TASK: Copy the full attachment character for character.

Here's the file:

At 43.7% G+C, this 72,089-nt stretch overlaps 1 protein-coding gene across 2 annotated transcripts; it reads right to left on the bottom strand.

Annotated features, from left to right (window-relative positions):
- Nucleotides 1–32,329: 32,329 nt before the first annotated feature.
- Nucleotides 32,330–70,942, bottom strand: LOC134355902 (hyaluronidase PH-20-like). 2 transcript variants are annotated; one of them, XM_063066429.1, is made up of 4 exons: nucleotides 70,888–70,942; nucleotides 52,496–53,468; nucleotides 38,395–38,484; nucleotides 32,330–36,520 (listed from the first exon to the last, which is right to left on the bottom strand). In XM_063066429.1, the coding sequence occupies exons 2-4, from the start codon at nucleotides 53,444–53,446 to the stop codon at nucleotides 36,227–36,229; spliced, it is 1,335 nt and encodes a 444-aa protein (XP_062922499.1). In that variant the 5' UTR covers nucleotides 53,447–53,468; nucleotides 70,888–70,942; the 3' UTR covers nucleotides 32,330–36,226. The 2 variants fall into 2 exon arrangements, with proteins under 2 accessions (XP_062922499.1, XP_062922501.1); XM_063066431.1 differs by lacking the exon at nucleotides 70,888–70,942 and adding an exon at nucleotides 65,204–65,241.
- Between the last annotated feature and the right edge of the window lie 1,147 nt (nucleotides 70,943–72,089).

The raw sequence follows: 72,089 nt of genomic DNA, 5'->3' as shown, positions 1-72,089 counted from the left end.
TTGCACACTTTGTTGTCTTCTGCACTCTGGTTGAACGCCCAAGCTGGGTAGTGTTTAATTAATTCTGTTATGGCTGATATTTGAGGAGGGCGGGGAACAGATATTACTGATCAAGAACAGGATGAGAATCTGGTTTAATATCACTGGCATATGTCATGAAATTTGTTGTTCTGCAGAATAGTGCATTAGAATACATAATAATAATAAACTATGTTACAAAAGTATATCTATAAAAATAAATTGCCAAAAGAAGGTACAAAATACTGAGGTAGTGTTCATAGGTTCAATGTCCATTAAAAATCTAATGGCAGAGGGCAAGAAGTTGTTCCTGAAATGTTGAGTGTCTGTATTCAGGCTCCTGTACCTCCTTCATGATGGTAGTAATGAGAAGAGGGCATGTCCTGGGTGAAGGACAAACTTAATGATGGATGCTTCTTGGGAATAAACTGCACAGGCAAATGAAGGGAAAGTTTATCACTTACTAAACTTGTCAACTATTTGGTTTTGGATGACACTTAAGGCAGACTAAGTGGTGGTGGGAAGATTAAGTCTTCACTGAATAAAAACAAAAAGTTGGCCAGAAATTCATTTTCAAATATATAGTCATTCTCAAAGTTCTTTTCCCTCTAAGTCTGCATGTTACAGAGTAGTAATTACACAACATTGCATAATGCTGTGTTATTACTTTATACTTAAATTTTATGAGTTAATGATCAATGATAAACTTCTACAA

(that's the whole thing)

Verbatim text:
At 43.7% G+C, this 72,089-nt stretch overlaps 1 protein-coding gene across 2 annotated transcripts; it reads right to left on the bottom strand.

Annotated features, from left to right (window-relative positions):
- Nucleotides 1–32,329: 32,329 nt before the first annotated feature.
- Nucleotides 32,330–70,942, bottom strand: LOC134355902 (hyaluronidase PH-20-like). 2 transcript variants are annotated; one of them, XM_063066429.1, is made up of 4 exons: nucleotides 70,888–70,942; nucleotides 52,496–53,468; nucleotides 38,395–38,484; nucleotides 32,330–36,520 (listed from the first exon to the last, which is right to left on the bottom strand). In XM_063066429.1, the coding sequence occupies exons 2-4, from the start codon at nucleotides 53,444–53,446 to the stop codon at nucleotides 36,227–36,229; spliced, it is 1,335 nt and encodes a 444-aa protein (XP_062922499.1). In that variant the 5' UTR covers nucleotides 53,447–53,468; nucleotides 70,888–70,942; the 3' UTR covers nucleotides 32,330–36,226. The 2 variants fall into 2 exon arrangements, with proteins under 2 accessions (XP_062922499.1, XP_062922501.1); XM_063066431.1 differs by lacking the exon at nucleotides 70,888–70,942 and adding an exon at nucleotides 65,204–65,241.
- Between the last annotated feature and the right edge of the window lie 1,147 nt (nucleotides 70,943–72,089).

The raw sequence follows: 72,089 nt of genomic DNA, 5'->3' as shown, positions 1-72,089 counted from the left end.
TTGCACACTTTGTTGTCTTCTGCACTCTGGTTGAACGCCCAAGCTGGGTAGTGTTTAATTAATTCTGTTATGGCTGATATTTGAGGAGGGCGGGGAACAGATATTACTGATCAAGAACAGGATGAGAATCTGGTTTAATATCACTGGCATATGTCATGAAATTTGTTGTTCTGCAGAATAGTGCATTAGAATACATAATAATAATAAACTATGTTACAAAAGTATATCTATAAAAATAAATTGCCAAAAGAAGGTACAAAATACTGAGGTAGTGTTCATAGGTTCAATGTCCATTAAAAATCTAATGGCAGAGGGCAAGAAGTTGTTCCTGAAATGTTGAGTGTCTGTATTCAGGCTCCTGTACCTCCTTCATGATGGTAGTAATGAGAAGAGGGCATGTCCTGGGTGAAGGACAAACTTAATGATGGATGCTTCTTGGGAATAAACTGCACAGGCAAATGAAGGGAAAGTTTATCACTTACTAAACTTGTCAACTATTTGGTTTTGGATGACACTTAAGGCAGACTAAGTGGTGGTGGGAAGATTAAGTCTTCACTGAATAAAAACAAAAAGTTGGCCAGAAATTCATTTTCAAATATATAGTCATTCTCAAAGTTCTTTTCCCTCTAAGTCTGCATGTTACAGAGTAGTAATTACACAACATTGCATAATGCTGTGTTATTACTTTATACTTAAATTTTATGAGTTAATGATCAATGATAAACTTCTACAA